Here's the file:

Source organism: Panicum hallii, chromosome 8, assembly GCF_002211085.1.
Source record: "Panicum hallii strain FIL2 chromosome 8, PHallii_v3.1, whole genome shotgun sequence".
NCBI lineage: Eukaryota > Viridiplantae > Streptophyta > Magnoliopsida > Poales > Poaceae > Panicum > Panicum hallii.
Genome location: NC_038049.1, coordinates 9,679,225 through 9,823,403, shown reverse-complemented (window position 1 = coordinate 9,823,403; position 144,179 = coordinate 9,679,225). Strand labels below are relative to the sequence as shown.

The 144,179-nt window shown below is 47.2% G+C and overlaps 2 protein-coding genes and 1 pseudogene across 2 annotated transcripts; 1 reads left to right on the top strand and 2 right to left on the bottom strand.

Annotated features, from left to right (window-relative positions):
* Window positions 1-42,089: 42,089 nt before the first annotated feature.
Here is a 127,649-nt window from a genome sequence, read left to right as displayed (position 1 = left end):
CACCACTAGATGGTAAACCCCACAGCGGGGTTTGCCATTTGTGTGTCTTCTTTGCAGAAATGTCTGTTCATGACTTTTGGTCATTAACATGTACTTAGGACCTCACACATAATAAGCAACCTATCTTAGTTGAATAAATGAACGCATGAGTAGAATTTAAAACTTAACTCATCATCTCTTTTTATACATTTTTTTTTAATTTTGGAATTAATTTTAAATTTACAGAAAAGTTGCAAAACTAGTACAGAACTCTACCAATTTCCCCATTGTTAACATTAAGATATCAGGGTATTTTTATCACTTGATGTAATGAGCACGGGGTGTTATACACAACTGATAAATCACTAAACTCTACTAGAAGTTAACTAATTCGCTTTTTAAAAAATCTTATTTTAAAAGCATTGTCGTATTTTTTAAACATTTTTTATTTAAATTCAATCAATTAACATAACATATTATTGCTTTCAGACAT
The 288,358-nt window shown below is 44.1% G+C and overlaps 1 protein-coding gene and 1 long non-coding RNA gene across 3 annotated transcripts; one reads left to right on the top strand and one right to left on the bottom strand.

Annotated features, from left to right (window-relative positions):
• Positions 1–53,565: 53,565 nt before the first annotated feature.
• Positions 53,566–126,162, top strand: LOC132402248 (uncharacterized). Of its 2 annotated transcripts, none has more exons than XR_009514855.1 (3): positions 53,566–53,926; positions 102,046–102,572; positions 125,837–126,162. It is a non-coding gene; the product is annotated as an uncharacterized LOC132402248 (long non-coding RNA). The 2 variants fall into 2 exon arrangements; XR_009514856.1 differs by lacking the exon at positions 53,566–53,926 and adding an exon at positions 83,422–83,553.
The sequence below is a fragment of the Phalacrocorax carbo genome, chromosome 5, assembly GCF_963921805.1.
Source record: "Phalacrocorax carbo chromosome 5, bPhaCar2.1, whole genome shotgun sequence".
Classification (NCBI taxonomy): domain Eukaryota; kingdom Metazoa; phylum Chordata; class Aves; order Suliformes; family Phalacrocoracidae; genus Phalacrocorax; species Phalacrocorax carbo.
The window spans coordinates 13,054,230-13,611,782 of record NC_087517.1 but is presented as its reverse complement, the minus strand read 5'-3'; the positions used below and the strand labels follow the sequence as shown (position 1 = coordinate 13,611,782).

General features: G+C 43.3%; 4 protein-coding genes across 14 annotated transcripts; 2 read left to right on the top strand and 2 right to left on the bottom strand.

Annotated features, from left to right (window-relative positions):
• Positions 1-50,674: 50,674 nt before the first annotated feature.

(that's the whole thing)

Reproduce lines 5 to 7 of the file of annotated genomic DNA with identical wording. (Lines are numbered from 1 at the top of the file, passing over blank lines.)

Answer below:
The 144,179-nt window shown below is 47.2% G+C and overlaps 2 protein-coding genes and 1 pseudogene across 2 annotated transcripts; 1 reads left to right on the top strand and 2 right to left on the bottom strand.

Annotated features, from left to right (window-relative positions):
* Window positions 1-42,089: 42,089 nt before the first annotated feature.